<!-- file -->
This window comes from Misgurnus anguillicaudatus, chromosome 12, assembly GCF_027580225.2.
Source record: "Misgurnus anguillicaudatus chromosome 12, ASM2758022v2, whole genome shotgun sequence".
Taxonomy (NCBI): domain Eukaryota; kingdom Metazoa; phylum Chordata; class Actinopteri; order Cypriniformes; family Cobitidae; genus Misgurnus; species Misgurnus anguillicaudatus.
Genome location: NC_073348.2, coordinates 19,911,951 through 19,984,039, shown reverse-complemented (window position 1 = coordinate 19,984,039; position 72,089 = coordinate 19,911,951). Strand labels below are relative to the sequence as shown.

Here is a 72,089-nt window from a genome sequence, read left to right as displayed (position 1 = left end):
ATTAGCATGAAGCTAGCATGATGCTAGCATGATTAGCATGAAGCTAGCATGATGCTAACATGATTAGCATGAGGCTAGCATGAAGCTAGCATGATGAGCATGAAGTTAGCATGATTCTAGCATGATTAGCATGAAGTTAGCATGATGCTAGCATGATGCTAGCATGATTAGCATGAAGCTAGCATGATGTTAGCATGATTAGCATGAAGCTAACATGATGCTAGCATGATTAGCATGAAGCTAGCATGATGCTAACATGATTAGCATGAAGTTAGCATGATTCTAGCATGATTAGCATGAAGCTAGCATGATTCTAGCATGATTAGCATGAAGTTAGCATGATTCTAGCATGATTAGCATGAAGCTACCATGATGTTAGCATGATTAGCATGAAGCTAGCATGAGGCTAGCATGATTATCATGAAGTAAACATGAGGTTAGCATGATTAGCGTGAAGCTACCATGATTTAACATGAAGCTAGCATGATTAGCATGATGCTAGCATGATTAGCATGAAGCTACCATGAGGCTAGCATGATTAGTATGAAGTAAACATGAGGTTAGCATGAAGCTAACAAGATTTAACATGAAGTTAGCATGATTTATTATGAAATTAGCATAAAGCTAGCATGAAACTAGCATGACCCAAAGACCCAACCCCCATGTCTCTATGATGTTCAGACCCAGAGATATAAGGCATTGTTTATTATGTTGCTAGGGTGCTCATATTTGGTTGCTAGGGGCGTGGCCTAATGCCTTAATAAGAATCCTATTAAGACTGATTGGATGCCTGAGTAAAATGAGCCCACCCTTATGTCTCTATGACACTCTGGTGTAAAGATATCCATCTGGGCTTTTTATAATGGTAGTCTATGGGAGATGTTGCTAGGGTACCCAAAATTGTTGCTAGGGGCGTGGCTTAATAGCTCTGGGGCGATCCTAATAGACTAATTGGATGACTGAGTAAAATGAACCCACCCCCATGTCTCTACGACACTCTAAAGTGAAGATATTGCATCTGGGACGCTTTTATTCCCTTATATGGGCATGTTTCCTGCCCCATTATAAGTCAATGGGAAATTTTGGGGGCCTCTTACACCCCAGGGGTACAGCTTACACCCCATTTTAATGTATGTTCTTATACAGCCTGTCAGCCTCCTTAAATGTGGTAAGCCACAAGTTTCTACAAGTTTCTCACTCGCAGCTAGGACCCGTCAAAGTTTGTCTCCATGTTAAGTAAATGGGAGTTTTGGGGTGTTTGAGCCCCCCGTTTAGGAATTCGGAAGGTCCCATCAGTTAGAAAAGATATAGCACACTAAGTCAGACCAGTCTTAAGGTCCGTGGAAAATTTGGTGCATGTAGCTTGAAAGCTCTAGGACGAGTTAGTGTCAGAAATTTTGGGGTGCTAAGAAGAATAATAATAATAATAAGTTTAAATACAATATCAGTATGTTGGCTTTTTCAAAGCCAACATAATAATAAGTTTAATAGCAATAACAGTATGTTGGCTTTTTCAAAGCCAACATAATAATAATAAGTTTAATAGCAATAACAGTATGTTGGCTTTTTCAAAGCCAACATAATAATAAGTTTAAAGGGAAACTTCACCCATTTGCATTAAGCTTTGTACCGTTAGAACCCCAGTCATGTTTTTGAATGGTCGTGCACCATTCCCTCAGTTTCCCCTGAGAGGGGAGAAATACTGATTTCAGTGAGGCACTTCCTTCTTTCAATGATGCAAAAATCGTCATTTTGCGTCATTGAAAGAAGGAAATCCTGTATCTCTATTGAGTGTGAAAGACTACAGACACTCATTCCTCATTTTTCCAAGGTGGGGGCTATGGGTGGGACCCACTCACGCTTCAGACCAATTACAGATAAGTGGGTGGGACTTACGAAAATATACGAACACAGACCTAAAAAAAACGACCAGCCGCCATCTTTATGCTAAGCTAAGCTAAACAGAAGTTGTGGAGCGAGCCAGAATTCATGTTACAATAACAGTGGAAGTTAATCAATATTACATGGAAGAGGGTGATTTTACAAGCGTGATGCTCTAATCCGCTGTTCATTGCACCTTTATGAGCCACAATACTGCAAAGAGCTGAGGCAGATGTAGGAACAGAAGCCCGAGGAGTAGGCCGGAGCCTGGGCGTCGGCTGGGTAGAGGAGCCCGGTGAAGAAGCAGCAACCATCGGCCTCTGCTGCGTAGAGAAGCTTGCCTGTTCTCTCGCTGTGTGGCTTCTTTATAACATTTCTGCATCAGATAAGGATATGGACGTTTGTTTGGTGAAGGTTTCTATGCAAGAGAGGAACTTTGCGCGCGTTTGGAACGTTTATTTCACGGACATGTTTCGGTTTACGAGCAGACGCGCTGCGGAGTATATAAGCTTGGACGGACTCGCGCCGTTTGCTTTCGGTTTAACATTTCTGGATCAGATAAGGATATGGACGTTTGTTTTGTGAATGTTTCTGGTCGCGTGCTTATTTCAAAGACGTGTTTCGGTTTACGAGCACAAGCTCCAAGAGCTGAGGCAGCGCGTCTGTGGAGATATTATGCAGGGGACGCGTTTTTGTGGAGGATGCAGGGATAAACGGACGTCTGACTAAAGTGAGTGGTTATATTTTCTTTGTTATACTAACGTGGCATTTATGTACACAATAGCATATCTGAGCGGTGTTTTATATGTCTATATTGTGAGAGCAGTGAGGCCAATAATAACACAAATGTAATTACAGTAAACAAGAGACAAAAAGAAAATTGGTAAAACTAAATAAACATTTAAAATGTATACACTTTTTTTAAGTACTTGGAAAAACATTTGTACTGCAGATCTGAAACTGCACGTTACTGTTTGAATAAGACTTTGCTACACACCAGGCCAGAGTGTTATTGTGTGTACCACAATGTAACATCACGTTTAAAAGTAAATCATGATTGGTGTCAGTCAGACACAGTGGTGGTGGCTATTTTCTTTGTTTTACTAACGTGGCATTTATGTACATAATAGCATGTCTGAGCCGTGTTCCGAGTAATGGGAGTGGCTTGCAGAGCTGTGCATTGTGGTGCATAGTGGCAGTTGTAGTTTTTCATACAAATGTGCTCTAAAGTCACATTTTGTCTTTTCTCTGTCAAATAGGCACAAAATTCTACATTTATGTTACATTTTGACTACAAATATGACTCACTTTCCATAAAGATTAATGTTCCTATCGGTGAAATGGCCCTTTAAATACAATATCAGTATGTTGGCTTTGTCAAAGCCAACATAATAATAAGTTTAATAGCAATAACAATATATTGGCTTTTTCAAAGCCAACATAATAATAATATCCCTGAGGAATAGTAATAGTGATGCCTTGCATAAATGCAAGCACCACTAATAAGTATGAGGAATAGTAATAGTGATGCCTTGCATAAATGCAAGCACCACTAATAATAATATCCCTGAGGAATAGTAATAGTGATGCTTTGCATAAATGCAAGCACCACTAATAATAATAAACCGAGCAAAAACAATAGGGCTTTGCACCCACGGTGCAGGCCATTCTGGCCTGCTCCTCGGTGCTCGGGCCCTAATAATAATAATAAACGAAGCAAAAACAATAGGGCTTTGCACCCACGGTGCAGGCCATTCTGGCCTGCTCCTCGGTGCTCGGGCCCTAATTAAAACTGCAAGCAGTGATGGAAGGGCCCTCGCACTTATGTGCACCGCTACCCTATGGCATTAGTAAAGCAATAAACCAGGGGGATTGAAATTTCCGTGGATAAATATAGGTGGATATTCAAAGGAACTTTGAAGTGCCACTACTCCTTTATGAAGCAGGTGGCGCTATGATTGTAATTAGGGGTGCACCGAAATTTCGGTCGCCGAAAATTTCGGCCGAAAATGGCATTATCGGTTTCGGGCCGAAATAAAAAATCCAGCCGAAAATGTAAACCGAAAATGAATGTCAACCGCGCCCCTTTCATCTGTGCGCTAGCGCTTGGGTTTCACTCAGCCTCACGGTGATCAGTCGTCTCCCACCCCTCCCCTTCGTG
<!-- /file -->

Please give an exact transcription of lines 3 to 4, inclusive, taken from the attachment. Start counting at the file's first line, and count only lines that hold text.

Taxonomy (NCBI): domain Eukaryota; kingdom Metazoa; phylum Chordata; class Actinopteri; order Cypriniformes; family Cobitidae; genus Misgurnus; species Misgurnus anguillicaudatus.
Genome location: NC_073348.2, coordinates 19,911,951 through 19,984,039, shown reverse-complemented (window position 1 = coordinate 19,984,039; position 72,089 = coordinate 19,911,951). Strand labels below are relative to the sequence as shown.